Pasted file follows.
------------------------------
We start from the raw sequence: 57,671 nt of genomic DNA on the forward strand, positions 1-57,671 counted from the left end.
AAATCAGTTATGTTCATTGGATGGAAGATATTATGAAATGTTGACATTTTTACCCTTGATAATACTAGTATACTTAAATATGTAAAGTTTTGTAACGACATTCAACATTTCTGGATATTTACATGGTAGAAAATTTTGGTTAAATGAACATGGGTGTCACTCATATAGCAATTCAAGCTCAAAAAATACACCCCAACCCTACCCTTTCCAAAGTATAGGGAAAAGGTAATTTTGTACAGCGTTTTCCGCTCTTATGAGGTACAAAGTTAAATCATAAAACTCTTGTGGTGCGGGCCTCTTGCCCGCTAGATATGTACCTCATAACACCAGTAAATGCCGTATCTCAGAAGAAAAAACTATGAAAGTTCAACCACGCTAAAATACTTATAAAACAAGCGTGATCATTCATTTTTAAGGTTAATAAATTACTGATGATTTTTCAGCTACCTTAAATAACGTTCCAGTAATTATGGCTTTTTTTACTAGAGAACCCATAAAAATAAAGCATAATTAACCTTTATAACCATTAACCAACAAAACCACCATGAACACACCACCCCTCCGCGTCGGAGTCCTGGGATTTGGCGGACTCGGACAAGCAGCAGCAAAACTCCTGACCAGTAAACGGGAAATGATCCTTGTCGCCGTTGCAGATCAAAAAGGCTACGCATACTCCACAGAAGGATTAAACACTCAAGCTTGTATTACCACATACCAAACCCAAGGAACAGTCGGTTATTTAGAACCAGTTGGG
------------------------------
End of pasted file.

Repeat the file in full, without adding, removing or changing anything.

We start from the raw sequence: 57,671 nt of genomic DNA on the forward strand, positions 1-57,671 counted from the left end.
AAATCAGTTATGTTCATTGGATGGAAGATATTATGAAATGTTGACATTTTTACCCTTGATAATACTAGTATACTTAAATATGTAAAGTTTTGTAACGACATTCAACATTTCTGGATATTTACATGGTAGAAAATTTTGGTTAAATGAACATGGGTGTCACTCATATAGCAATTCAAGCTCAAAAAATACACCCCAACCCTACCCTTTCCAAAGTATAGGGAAAAGGTAATTTTGTACAGCGTTTTCCGCTCTTATGAGGTACAAAGTTAAATCATAAAACTCTTGTGGTGCGGGCCTCTTGCCCGCTAGATATGTACCTCATAACACCAGTAAATGCCGTATCTCAGAAGAAAAAACTATGAAAGTTCAACCACGCTAAAATACTTATAAAACAAGCGTGATCATTCATTTTTAAGGTTAATAAATTACTGATGATTTTTCAGCTACCTTAAATAACGTTCCAGTAATTATGGCTTTTTTTACTAGAGAACCCATAAAAATAAAGCATAATTAACCTTTATAACCATTAACCAACAAAACCACCATGAACACACCACCCCTCCGCGTCGGAGTCCTGGGATTTGGCGGACTCGGACAAGCAGCAGCAAAACTCCTGACCAGTAAACGGGAAATGATCCTTGTCGCCGTTGCAGATCAAAAAGGCTACGCATACTCCACAGAAGGATTAAACACTCAAGCTTGTATTACCACATACCAAACCCAAGGAACAGTCGGTTATTTAGAACCAGTTGGG